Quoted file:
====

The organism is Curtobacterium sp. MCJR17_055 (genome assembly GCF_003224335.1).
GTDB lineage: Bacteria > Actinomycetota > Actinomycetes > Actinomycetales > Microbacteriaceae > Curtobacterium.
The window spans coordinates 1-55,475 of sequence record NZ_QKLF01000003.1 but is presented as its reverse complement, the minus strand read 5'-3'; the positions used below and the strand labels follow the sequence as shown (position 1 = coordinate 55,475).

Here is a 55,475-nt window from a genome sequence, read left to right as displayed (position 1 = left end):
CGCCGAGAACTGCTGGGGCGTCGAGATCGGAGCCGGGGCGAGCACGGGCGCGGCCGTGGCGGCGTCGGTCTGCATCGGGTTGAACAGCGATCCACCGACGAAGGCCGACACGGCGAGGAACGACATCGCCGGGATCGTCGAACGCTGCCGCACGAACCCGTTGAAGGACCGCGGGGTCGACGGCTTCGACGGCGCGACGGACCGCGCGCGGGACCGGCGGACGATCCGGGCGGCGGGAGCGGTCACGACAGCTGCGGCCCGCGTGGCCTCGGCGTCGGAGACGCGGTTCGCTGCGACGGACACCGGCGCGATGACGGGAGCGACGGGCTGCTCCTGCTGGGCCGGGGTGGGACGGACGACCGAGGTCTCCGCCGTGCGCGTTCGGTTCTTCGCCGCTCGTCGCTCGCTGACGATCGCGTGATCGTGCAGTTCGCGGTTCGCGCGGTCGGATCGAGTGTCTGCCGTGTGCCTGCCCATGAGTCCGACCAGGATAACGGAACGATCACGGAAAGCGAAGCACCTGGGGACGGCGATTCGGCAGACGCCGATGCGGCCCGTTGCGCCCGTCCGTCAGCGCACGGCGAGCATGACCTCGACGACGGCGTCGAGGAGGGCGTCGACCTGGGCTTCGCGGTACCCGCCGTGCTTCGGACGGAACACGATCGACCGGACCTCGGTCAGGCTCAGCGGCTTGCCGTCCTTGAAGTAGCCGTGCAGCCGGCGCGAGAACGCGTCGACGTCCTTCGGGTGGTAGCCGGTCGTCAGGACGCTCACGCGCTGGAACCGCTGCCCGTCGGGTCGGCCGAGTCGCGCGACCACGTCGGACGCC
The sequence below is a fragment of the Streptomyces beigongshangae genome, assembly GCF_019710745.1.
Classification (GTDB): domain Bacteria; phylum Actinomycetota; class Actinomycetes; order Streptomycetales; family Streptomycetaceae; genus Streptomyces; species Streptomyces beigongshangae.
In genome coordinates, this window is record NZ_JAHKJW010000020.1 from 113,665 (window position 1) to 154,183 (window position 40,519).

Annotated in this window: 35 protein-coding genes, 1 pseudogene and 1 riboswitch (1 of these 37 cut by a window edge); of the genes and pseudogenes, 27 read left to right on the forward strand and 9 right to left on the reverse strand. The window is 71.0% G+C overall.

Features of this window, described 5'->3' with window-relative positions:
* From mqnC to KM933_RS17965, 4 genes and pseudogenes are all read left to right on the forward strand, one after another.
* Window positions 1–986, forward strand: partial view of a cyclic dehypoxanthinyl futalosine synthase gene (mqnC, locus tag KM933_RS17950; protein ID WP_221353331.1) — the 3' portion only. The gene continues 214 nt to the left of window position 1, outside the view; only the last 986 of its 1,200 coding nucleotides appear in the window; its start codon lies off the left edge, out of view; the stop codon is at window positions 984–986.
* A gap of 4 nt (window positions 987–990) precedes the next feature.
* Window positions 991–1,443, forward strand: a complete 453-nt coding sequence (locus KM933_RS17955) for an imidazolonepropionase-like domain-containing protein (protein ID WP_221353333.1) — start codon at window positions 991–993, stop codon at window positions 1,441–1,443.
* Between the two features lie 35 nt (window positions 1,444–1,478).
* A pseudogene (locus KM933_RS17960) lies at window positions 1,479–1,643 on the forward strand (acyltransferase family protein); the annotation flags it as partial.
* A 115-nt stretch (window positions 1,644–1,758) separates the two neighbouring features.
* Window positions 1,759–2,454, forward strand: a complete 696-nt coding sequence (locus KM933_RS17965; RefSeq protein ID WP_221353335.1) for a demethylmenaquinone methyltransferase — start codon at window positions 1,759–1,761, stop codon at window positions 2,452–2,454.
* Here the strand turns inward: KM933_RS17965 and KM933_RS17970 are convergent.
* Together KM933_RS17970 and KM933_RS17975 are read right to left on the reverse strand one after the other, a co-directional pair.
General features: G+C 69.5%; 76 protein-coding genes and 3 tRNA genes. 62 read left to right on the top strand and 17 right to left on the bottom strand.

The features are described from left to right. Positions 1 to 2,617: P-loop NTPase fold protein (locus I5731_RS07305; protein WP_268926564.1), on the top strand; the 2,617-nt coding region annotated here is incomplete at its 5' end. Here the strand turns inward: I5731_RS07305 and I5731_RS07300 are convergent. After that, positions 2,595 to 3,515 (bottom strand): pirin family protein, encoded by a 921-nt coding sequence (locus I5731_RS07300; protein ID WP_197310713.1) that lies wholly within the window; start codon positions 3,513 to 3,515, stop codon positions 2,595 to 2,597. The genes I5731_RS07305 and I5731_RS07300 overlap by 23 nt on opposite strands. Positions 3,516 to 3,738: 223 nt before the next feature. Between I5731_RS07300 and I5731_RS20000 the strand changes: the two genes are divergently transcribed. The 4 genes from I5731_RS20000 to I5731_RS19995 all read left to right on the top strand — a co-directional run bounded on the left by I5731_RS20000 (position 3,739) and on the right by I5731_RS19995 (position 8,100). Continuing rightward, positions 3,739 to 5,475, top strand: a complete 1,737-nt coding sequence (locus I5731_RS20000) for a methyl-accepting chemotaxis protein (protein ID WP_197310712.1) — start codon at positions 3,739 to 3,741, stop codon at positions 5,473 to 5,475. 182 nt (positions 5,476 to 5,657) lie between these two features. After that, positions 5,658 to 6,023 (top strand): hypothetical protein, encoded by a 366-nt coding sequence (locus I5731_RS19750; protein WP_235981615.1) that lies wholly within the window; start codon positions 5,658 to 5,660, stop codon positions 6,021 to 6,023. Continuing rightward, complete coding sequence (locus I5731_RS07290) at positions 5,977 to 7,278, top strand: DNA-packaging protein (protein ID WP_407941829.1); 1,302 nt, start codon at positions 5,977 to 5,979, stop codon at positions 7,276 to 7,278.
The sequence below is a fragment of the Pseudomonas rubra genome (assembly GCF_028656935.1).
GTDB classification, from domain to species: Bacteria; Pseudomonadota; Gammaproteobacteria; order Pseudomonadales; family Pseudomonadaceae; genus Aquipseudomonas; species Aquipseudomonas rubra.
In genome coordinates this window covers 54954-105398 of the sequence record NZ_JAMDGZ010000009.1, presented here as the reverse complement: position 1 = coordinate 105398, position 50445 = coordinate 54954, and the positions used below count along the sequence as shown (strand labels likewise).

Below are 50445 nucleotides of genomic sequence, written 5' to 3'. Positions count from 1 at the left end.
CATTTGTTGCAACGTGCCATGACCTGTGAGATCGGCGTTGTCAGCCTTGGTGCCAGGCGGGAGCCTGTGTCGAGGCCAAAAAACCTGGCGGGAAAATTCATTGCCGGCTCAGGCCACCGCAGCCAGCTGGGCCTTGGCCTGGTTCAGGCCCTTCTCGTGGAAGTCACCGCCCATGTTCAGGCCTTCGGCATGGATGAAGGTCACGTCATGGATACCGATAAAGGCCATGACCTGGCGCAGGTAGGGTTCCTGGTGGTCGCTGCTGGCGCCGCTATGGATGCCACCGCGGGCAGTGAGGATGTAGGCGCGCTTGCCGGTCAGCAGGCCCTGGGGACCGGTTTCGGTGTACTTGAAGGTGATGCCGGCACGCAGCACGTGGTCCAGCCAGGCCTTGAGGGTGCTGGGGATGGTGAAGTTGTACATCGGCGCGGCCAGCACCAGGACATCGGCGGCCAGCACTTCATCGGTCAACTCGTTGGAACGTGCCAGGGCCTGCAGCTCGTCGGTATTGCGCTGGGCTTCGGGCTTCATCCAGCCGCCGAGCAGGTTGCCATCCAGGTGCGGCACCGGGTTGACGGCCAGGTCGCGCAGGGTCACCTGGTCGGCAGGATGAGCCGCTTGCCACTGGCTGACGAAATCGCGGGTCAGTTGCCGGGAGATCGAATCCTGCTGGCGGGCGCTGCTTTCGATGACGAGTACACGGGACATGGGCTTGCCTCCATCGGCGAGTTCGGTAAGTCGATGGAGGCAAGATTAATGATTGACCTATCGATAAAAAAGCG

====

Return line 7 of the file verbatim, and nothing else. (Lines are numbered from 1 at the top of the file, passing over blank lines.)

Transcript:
Classification (GTDB): domain Bacteria; phylum Actinomycetota; class Actinomycetes; order Streptomycetales; family Streptomycetaceae; genus Streptomyces; species Streptomyces beigongshangae.